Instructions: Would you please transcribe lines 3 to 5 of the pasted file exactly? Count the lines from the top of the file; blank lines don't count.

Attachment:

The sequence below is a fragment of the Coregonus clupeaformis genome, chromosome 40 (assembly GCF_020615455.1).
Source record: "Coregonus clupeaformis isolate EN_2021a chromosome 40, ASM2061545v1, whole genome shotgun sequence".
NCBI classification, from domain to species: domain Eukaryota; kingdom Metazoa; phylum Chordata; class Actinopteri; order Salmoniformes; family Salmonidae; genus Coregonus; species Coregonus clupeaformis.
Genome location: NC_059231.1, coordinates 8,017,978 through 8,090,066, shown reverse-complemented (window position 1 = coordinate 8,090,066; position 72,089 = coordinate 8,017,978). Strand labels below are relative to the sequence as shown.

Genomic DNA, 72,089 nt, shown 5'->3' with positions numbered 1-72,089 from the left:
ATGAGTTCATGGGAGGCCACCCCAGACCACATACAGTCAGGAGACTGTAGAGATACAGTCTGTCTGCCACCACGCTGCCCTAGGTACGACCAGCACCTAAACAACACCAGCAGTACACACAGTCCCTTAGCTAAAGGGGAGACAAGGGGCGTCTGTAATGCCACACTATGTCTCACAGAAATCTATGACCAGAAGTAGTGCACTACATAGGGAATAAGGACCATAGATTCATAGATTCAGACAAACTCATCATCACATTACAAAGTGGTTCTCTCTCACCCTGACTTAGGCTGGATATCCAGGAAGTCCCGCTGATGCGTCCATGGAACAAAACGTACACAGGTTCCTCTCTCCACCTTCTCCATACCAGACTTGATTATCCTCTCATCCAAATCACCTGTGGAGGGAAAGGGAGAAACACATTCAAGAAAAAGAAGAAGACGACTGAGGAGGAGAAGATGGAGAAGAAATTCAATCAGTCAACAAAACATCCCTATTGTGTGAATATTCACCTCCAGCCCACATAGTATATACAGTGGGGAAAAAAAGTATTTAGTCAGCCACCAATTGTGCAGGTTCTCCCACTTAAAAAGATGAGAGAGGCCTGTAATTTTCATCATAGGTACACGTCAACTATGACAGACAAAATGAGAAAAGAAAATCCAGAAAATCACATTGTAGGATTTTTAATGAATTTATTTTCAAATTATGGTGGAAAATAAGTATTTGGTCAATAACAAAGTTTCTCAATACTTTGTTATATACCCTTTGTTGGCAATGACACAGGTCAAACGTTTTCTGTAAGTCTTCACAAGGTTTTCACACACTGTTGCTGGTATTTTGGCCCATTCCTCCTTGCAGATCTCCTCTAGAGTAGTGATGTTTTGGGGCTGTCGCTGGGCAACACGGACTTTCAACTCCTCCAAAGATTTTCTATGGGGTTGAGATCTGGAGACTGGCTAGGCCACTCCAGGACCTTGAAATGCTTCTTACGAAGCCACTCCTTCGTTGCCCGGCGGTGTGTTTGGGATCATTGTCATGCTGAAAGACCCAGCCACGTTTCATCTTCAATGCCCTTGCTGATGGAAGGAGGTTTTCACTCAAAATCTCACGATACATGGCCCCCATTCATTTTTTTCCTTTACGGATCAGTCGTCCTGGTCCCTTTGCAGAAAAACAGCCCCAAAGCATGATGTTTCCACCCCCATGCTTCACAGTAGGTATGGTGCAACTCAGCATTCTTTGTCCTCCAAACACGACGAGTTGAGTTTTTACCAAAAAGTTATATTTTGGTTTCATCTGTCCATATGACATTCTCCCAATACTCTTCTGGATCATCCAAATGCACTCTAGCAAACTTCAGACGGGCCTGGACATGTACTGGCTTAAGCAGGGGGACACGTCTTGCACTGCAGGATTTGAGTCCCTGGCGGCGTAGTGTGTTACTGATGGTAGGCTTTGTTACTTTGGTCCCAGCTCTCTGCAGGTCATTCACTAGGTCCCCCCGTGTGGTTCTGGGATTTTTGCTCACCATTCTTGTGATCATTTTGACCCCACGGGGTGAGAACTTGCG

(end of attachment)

NCBI classification, from domain to species: domain Eukaryota; kingdom Metazoa; phylum Chordata; class Actinopteri; order Salmoniformes; family Salmonidae; genus Coregonus; species Coregonus clupeaformis.
Genome location: NC_059231.1, coordinates 8,017,978 through 8,090,066, shown reverse-complemented (window position 1 = coordinate 8,090,066; position 72,089 = coordinate 8,017,978). Strand labels below are relative to the sequence as shown.

Genomic DNA, 72,089 nt, shown 5'->3' with positions numbered 1-72,089 from the left: